It's becoming somewhat of a nationwide epidemic -- people using synthetic or 'fake' urine to pass drug screenings.
With the click of a mouse, virtually anyone can purchase synthetic urine online and have it shipped to their home. Difficult to detect, it is something drug screening facilities and labs all over are battling on a daily basis.
"I think the issue that we have industry-wide is that we kind of are going up against street chemists. And what street chemists do is that they're constantly taking a look at a way to alter certain drugs or alter things like synthetic urine to stay a step ahead of the chemists that we use in our labs to identify these issues," said Dustin Rhody, clinic manager of Workforce Occupational Health.
Rhody says the molecular makeup of synthetic urine is often almost identical to that of real urine.
"What you really have is two really smart people playing a game of chess trying to determine 'how can I beat the system' and 'how can I get those cheaters caught,'" said Rhody.
"I'm not surprised because when it comes to drug users, they're always trying to find a way how to beat the system," said Dr. Cameron Murphy, Medical Review Officer at Workforce Occupational Health.
Dr. Murphy says there's a loophole in the process. Only in specific instances are the collectors able to watch a person physically deliver their specimen. Other than than, they can only listen for anything unusual.
To see how collection specialists inspect what is considered real urine, Workforce Occupational Health specialist Angela Langrehr showed us.
"What I'm going to do next is I'm going to check to make sure it is the right temperature. So it is the right temperature. Every bar must be there. If there's a bar missing, that's how you know that 'okay, this cup has to be sent to the lab for further testing,'" said Langrehr.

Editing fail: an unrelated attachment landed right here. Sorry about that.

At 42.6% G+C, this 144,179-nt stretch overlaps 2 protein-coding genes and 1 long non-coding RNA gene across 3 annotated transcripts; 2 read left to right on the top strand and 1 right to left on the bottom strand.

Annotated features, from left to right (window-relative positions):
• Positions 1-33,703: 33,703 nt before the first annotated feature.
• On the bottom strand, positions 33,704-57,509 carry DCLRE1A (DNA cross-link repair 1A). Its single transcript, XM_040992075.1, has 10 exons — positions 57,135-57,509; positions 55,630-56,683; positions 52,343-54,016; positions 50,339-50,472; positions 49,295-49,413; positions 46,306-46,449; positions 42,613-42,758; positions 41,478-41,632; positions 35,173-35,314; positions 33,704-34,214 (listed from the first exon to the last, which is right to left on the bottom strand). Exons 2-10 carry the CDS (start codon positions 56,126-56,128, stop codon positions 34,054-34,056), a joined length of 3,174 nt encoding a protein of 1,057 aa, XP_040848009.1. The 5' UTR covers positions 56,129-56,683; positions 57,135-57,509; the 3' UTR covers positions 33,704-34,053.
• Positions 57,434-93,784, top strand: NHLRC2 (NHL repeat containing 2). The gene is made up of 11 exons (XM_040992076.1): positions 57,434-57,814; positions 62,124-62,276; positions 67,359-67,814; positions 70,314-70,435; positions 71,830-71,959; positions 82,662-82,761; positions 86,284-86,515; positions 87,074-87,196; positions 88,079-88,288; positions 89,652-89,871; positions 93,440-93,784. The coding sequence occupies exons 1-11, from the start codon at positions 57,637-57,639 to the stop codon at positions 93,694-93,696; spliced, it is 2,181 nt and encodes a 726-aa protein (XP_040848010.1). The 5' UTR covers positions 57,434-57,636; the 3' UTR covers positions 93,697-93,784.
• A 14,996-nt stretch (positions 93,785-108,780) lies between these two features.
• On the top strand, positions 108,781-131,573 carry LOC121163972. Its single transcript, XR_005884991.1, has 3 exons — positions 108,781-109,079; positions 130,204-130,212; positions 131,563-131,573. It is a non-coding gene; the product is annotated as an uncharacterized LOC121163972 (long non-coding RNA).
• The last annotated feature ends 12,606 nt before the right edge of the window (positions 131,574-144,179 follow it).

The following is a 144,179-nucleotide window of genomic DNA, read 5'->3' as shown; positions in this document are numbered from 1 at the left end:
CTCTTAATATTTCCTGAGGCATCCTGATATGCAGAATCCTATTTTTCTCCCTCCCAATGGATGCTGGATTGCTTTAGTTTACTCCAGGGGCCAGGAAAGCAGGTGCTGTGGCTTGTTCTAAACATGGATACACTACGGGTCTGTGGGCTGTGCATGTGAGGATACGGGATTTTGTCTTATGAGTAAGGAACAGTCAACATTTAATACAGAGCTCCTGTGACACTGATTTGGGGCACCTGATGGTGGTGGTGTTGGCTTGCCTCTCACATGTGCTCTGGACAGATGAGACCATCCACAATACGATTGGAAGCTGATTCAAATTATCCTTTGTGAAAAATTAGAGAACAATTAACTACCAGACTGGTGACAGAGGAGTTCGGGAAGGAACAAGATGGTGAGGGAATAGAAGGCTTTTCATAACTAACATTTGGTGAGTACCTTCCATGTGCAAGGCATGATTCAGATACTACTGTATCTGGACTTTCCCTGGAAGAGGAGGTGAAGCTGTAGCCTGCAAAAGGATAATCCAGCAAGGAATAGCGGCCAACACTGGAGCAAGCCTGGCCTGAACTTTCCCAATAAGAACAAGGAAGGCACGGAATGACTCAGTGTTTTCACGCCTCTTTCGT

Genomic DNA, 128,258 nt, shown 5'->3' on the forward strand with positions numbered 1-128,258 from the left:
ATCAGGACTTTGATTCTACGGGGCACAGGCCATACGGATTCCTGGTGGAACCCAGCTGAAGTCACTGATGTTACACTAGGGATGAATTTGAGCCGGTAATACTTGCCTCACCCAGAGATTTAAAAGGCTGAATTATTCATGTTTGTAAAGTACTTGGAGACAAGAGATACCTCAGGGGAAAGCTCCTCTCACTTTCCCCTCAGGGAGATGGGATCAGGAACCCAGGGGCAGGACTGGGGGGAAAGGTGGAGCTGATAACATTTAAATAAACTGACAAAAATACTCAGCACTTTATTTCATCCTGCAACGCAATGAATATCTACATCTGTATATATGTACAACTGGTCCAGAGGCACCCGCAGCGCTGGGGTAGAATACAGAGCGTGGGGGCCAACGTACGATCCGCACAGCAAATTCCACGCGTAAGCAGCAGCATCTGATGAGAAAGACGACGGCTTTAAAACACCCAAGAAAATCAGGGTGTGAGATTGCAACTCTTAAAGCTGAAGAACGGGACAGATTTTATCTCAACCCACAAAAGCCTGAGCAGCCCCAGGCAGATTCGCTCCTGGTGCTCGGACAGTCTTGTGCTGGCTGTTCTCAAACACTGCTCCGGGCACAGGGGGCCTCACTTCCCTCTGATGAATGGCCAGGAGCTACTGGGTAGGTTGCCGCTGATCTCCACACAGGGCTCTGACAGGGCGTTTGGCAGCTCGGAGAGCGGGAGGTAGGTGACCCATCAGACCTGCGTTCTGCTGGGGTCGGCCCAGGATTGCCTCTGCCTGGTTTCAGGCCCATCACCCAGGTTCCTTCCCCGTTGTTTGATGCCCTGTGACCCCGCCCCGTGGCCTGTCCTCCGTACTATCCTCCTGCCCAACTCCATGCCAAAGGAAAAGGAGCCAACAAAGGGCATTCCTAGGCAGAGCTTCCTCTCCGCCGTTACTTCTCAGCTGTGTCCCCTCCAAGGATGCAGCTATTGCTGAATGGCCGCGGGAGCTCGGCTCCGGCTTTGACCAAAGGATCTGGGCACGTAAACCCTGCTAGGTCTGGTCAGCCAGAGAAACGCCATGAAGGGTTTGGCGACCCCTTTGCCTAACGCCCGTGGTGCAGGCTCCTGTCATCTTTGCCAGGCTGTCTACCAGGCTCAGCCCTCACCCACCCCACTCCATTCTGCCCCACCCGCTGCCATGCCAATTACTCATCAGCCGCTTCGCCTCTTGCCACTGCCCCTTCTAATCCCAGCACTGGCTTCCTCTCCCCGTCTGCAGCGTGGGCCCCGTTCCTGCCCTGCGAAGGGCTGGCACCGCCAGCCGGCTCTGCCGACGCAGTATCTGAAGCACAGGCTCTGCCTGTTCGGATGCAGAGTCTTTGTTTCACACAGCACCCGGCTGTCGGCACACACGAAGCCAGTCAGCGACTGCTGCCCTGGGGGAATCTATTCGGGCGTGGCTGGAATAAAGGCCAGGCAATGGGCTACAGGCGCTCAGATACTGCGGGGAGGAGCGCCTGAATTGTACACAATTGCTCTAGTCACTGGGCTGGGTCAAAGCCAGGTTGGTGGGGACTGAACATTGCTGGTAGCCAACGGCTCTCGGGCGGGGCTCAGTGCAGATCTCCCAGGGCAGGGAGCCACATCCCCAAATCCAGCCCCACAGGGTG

While it's not illegal in South Dakota to purchase or use synthetic urine, if you are using it during a drug screening, you automatically fail the test. You then have to deal with the consequences from your employer, which could mean being passed over for a job or losing your current one.
Dr. Murphy says it's up to the employer to have strong drug policies. While someone can prepare for a pre-employment drug screening, random drug screenings make it more difficult to do so.
"So if they've only got 20 or 30 minutes to get to Workforce, or some other occupational health facility, it's going to be much harder to track down a specimen to use -- whether it's someone else's or a synthetic urine," said Dr. Murphy.
Dr. Murphy says the reality is that this will always exist. As lab chemists keep finding ways to detect synthetic urine, those so-called 'street chemists' will keep changing their product as well.
Although there is no legislation addressing synthetic urine in South Dakota, Attorney General Marty Jackley says if it were to be used in a parole or probationary setting where urine samples are being taken, it would likely result in either a parole or probation violation and revocation.
Jackley says there are at least seven states that do have a specific statute or law addressing the use of synthetic urine.